Metta Sandiford-Artest is many things but he was never ‘crazy’

<img class="caas-img has-preview" alt="Photograph: Jayne Kamin-Oncea/USA Today Sports» src=»–/YXBwaWQ9aGlnaGxhbmRlcjt3PTk2MDtoPTU3Ng–/–~B/aD02MDA7dz0xMDAwO2FwcGlkPXl0YWNoeW9u/″ data-src=»–/YXBwaWQ9aGlnaGxhbmRlcjt3PTk2MDtoPTU3Ng–/–~B/aD02MDA7dz0xMDAwO2FwcGlkPXl0YWNoeW9u/″>

Photograph: Jayne Kamin-Oncea/USA Today Sports

In 2013 I was part of a trip put on by the NBA Players Association to Africa. Among my fellow players on the tour was Metta Sandiford-Artest, then known as Metta World Peace. It was nearly a decade removed from The Malice At The Palace, when players and fans had fought at a game between the Detroit Pistons and Indiana Pacers. The NBA came down heavily on Metta, who was suspended for 86 games and fined $5m for his part in the incident.

On the trip, Metta and I talked a lot. We reminisced about our days in college, when my Syracuse team and his St John’s team battled on court. Metta was the same player in college as he was in the NBA: fiery and passionate. I asked him about an incident that stayed in my memory. When we beat St John’s in the dying seconds at Madison Square Garden, Metta approached one of the refs about a missed call. The ref shrugged him off and said something to the effect of: “The game is over, shut up and go home.”

Metta promptly lost it. He knocked over a TV camera and had to be restrained by players and security. At the time he reminded me of the Incredible Hulk, unable to control his fury.

In Africa, as he recalled his outburst at The Garden, Metta said those types of incidents happened throughout his life and he was working on it. Then he added something I’ll never forget: “I’m not crazy”. I told him I didn’t think that was the case, instead he reminded me of a superhero who wants justice but sometimes picks the wrong way of fighting for it. “Nobody has ever said it like that before,” Metta replied.

I understood why he would be upset in many instances. Don’t get me wrong, I’m not attempting to minimize disproportionate responses in any way shape or form. Indeed without the proper boundaries, guidance and tools needed to deal with unjust situations, a disproportionate response can be dangerous, especially as a Black man in America.

But now, almost two decades after he was excoriated on national TV for his role in The Malice At The Palace, Metta has rebounded from issues with his temper and mental health, and has done the difficult work to not only save himself, but to help others.

Related: Malice at the Palace: how a new doc re-examines the epochal NBA brawl

I remember after he won the championship with the Los Angeles Lakers in 2010, one of the first things he did was thank his psychologist, Dr Santhi Periasamy.

To give context for that comment, back then, an athlete admitting any type of mental health issue was opening himself up for endless ridicule, from fans and the more unkind sections of the media. According to Johns Hopkins University, around 25% of American adults suffer from a diagnosable mental disorder in a given year. But the ridiculous theory runs that fame and money somehow insulate athletes from human suffering.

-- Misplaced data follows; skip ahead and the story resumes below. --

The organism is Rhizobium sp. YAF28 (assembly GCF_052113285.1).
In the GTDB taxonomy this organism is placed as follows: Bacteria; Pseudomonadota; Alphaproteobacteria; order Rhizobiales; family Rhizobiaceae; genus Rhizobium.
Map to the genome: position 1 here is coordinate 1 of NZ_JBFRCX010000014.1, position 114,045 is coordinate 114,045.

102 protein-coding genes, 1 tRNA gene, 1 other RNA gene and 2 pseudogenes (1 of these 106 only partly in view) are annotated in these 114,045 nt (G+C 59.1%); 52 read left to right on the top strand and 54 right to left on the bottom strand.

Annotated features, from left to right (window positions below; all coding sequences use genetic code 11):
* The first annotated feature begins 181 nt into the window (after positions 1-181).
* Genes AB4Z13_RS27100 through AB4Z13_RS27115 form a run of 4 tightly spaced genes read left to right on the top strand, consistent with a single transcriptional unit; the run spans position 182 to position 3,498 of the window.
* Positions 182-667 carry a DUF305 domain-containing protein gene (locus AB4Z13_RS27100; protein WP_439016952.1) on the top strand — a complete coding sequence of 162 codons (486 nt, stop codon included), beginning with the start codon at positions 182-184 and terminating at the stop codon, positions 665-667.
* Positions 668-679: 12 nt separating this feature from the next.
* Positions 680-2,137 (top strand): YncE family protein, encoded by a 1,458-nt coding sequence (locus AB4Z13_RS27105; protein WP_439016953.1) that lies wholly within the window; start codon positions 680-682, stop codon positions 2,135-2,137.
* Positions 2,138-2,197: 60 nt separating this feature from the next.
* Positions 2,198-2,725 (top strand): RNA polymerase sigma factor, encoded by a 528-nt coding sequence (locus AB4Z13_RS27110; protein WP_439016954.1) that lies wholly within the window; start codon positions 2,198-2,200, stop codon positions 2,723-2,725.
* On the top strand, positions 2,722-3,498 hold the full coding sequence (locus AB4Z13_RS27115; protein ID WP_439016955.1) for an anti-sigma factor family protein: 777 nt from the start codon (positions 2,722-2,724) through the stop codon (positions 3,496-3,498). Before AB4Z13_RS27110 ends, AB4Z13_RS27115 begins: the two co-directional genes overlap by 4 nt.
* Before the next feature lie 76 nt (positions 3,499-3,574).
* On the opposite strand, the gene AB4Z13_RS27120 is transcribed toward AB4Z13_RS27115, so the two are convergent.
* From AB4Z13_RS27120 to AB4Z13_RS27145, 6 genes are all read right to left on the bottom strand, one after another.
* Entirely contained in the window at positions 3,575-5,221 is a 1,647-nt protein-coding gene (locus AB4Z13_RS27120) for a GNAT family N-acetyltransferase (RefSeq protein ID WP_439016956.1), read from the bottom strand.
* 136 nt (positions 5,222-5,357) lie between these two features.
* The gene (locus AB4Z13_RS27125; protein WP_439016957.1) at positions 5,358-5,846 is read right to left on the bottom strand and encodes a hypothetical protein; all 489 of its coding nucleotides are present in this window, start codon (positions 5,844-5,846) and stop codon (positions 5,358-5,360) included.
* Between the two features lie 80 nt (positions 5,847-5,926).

Indeed, athletes themselves were not always aware of how mental health could affect their own teammates. I recently interviewed Metta’s former teammate Jermaine O’Neal to discuss his documentary about The Malice At The Palace. O’Neal opened up about how much he regrets not being aware of the mental health issues Metta was struggling with at the time.

“I was young. I did not know anything about mental health. I wasn’t mature enough to understand what this man was going through. While we [were] worrying about wins and losses, [Metta] was worried about how he’s going to handle his life daily,” O’Neal told me on my podcast, The Rematch.

These days, teams take mental health much more seriously than when Metta and I played. The NBA and NFL both require teams to have mental health professionals on staff, a policy that was pretty much non-existent 20 years ago. Unfortunately, loudmouths such as Piers Morgan and Megyn Kelly never miss an opportunity to embrace their inner bully and attack players suffering from mental health issues. In fact, Kelly has gone as far as criticizing the US Open for providing “quiet rooms” for tennis players struggling mentally, proof – if any was needed – that her own inner mean girl is alive and well.

Nowadays, Metta has become a mental health advocate. He travels the country educating people on mental health. He encourages young people dealing with mental health challenges that they are not “crazy” but that with the proper coping techniques they can lead a very productive life. He even auctioned off his NBA championship ring and donated hundreds of thousands of dollars of the proceeds to charities across the US.

“I believe in … providing kids with someone to talk to because it’s so expensive. I pay for parenting counseling, marriage counseling and anger management, and it’s very expensive,” he told ESPN in 2010. “This will be for children of all demographics, rich or poor – preferably the rich can pay for their own psychologists – but it’ll be a great way to help kids who don’t know where they’re going in their life at this point.”

Metta’s former coach at St John’s, Mike Jarvis, said he has seen his former player’s growth.

“It makes me feel proud, and honored, and blessed to have had the opportunity to work with him and to learn from him,” Jenkins told me for my show, The Collision. “He is not crazy like people tried to label him, this is part of his mission. God has put him in a position where he can help other people. So I’m really happy for him and I am proud of what he is doing and I hope and pray that he will continue to let his light shine.”

I couldn’t agree more.